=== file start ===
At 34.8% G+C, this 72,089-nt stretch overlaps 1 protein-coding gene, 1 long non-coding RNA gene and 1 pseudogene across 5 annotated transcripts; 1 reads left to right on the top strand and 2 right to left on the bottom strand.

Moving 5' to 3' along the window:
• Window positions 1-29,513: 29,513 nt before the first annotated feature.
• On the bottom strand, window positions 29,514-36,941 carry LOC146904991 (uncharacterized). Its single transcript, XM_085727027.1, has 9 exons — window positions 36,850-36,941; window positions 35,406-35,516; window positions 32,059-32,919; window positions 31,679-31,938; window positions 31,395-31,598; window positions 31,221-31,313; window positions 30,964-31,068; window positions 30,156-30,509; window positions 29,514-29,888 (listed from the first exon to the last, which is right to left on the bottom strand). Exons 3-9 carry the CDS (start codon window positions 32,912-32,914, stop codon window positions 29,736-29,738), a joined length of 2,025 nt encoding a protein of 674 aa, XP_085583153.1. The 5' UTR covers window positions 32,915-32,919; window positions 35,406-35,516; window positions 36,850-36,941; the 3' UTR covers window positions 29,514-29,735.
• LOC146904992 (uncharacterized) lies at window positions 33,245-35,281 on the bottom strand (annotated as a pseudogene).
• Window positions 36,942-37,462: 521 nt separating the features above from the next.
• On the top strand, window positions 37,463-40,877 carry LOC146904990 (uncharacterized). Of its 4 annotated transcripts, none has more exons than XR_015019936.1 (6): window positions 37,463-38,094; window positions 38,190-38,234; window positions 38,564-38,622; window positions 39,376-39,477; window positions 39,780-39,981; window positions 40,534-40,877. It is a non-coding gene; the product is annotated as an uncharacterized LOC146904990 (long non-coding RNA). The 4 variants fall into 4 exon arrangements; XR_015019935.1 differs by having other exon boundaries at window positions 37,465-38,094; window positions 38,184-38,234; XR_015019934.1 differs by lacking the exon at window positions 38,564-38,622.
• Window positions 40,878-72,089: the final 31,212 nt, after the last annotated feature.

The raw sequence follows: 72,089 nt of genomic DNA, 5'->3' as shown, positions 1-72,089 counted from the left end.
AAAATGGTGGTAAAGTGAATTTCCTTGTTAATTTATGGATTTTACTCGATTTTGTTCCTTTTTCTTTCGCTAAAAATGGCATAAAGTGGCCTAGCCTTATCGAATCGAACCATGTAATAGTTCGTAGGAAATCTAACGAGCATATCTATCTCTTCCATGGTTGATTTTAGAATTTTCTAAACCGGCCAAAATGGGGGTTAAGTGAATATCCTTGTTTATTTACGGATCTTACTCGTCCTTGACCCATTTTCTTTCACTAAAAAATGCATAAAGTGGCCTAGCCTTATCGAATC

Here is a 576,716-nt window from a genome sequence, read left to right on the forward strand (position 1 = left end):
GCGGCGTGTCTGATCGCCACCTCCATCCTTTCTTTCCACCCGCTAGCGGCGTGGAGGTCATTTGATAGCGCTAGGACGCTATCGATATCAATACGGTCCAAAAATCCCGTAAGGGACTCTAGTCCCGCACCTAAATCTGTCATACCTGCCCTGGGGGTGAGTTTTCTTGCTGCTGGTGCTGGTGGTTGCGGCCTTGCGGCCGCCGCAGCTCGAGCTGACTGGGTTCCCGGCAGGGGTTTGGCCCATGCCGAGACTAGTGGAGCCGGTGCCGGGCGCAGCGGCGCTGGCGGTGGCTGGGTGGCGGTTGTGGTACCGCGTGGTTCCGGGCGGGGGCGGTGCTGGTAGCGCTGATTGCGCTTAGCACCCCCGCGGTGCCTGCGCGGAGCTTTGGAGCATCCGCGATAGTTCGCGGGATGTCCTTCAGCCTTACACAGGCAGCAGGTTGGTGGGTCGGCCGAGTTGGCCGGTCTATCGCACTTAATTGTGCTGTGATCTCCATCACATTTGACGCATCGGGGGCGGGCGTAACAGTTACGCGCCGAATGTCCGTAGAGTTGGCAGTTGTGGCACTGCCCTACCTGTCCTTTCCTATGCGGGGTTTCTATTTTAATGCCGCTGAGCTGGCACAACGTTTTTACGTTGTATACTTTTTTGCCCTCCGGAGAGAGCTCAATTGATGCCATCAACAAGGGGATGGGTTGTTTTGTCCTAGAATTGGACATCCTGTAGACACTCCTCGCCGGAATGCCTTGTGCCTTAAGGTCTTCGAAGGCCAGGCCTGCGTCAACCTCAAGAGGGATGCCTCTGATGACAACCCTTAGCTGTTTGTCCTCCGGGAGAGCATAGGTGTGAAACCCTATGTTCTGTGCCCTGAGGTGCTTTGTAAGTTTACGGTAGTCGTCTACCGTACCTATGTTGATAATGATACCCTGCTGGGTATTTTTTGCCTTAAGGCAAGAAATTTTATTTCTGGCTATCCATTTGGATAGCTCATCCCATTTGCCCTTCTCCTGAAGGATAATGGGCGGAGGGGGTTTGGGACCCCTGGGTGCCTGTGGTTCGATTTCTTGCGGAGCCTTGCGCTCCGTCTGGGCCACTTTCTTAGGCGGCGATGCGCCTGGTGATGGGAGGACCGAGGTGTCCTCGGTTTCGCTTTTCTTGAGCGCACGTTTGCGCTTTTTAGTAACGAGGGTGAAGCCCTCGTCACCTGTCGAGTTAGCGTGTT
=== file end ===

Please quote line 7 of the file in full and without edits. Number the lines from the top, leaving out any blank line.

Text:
• On the top strand, window positions 37,463-40,877 carry LOC146904990 (uncharacterized). Of its 4 annotated transcripts, none has more exons than XR_015019936.1 (6): window positions 37,463-38,094; window positions 38,190-38,234; window positions 38,564-38,622; window positions 39,376-39,477; window positions 39,780-39,981; window positions 40,534-40,877. It is a non-coding gene; the product is annotated as an uncharacterized LOC146904990 (long non-coding RNA). The 4 variants fall into 4 exon arrangements; XR_015019935.1 differs by having other exon boundaries at window positions 37,465-38,094; window positions 38,184-38,234; XR_015019934.1 differs by lacking the exon at window positions 38,564-38,622.